For the hackathon, we built an embedded preferences component to allow end-users (our clients’ customers) to control notification preferences. This allowed our clients to let their customers control and manage their preferences. We presented our project and eventually won the first hackathon.
Building on top of this, for the second hackathon, my team pushed the idea further to another embedded component to improve the customer experience. For this second hackathon project, we noticed there were a lot of clients with multiple brands asking, “Hey, I love your notification designer, but I need to let my other brands design and change emails, logos, fonts, etc. We want to do that easily without managing every one of them.” So, we built a solution to embed Courier brand designers in an arbitrary website that will allow our clients to update their branding and edit their content seamlessly.
After the first two hackathons, we started getting questions from customers wanting to create an inbox to deliver messages to their end-users. So, we looked at the infrastructure of these embedding components’ projects and built react components for Toast and Inbox.
Because hackathon projects are not production-ready code, we use the codebase as a blueprint to build out the feature. The timeline of taking a hackathon project to a feature depends on the functionality. Some are relatively easy, while some are difficult depending on the project. Specifically, “Toast and Inbox” was built on top of the technology used for the hackathon but had so many more functionalities, so it took some time to get it out.
At Courier, I am focused on the design and UI side of things—I built a lot of it from scratch. For the third hackathon, my team got creative with our notification block. We wanted to experiment with a new block that would benefit our customers in a different way.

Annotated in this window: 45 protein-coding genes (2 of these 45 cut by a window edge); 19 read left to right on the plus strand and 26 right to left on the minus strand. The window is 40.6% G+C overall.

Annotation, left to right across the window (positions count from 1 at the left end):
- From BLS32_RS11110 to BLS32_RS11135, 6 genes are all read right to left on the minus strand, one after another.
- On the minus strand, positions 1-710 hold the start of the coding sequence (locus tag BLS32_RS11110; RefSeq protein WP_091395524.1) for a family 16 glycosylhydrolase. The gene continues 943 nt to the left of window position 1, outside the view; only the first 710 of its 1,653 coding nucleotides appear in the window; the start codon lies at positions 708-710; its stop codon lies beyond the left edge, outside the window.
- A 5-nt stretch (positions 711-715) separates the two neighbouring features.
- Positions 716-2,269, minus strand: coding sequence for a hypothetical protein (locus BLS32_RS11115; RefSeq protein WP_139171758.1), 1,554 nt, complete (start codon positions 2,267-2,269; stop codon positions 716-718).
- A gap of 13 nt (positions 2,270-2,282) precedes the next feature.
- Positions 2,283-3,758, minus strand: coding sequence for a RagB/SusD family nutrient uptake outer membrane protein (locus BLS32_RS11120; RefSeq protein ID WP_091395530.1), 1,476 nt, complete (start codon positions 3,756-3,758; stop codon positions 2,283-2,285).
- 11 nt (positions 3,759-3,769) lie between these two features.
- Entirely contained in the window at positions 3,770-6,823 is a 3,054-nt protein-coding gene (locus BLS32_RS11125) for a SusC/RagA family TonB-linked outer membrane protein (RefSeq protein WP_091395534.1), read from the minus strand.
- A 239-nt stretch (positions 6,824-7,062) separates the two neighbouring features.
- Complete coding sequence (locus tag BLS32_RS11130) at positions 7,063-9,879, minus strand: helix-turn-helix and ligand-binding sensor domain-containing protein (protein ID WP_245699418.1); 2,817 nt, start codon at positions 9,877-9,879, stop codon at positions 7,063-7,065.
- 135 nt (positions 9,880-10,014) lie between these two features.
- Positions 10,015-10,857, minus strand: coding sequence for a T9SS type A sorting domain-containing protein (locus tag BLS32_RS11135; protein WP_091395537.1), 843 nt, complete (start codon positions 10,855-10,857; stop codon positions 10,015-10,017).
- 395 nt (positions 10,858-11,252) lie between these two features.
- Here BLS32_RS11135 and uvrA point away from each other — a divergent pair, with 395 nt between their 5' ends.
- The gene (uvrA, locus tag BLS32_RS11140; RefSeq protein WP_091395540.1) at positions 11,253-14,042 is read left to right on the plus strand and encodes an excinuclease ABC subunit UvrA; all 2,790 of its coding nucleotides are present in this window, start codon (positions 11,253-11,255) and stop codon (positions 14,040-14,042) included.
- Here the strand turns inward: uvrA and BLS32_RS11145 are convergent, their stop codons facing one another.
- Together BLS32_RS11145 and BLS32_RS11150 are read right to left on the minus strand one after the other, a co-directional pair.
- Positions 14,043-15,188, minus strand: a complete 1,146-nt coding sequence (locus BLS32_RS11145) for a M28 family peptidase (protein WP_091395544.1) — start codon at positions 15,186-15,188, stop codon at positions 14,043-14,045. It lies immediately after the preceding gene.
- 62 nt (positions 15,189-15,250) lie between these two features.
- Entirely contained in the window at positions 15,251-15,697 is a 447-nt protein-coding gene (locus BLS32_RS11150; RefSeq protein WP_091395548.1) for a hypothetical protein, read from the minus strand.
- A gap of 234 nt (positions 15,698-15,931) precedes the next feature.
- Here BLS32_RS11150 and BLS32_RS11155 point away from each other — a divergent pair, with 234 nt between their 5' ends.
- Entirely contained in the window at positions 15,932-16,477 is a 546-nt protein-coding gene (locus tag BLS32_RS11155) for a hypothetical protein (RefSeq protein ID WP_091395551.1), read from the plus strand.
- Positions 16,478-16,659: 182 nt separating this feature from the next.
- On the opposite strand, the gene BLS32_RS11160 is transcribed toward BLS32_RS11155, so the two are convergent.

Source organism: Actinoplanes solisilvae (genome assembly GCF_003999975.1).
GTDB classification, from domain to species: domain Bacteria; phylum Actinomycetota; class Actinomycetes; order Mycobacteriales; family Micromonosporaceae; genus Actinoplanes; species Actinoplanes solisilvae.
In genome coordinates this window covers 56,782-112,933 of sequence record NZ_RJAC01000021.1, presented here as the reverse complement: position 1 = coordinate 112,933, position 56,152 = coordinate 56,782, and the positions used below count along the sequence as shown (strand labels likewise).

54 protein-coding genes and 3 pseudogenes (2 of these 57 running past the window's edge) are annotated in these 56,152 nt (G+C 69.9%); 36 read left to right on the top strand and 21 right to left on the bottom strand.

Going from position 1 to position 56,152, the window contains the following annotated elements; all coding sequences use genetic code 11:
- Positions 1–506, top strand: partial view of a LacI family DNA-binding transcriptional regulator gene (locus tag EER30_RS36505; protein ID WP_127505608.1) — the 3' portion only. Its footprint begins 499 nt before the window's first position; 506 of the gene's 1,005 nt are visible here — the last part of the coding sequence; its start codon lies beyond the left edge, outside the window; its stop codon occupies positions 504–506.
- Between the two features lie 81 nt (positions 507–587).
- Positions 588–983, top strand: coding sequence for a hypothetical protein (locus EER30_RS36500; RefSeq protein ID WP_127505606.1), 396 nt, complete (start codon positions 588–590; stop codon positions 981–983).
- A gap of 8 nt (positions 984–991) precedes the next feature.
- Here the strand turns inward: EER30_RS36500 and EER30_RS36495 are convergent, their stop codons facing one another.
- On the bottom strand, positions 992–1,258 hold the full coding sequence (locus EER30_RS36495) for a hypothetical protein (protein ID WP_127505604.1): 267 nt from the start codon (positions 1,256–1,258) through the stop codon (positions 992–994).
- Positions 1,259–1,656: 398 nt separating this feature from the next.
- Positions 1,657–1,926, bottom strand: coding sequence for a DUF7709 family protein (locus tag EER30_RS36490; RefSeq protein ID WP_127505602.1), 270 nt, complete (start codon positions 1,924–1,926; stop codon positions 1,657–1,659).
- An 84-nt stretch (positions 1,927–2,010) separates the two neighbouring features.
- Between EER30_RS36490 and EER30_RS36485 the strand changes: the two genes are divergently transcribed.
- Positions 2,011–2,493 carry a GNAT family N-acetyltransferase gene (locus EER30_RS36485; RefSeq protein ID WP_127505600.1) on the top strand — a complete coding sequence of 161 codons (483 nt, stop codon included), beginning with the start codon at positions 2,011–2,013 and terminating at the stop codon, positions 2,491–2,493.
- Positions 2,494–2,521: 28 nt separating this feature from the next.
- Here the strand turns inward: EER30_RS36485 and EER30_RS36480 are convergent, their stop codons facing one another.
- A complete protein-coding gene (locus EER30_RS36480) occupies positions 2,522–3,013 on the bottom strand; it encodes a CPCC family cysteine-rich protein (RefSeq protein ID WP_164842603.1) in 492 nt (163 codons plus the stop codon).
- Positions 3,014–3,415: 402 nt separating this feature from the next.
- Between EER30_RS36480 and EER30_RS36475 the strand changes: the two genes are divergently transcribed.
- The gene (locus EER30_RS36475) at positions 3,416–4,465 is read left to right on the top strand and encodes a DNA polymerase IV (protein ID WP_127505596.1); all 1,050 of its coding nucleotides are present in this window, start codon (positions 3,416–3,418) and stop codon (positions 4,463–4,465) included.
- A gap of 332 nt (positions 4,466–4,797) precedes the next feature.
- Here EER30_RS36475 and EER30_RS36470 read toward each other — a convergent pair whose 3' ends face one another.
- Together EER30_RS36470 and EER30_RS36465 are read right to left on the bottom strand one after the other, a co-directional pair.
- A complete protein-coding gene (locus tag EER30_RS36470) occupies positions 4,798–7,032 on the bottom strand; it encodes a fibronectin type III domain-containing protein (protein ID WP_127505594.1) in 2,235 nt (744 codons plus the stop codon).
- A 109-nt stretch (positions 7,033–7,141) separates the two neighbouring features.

With the version of the notification designer at that time, you could only make a list of blocks (up and down) but could not put blocks side by side. So, taking some inspiration from SendGrid Designer, we created an idea to make two blocks together in our notification designer. Although it was pretty buggy, we got the project out and presented it at the hackathon.
Six months later, UserVoice wanted to sign in with Courier and mentioned we lacked some functionalities they wanted. Specifically, they wanted to put two blocks next to each other in the notification designer. So, the sales and product team reached out to me, and I went, “Oh yeah, I hacked that together; it was cool but with a few bugs.”
We had to go back, resurface that code, cut out the buggy scope, clean it up, and build it. But we were able to put it into production in a week and signed the contract with UserVoice.
Hackathon projects have helped us stay centered around a better product for our clients’ customers—which is great. In the future, we are shifting to focus these hackathons on improving the developer experience at Courier.
If our hackathon and processes inspire you, we have some open roles on our careers page. Come work with us!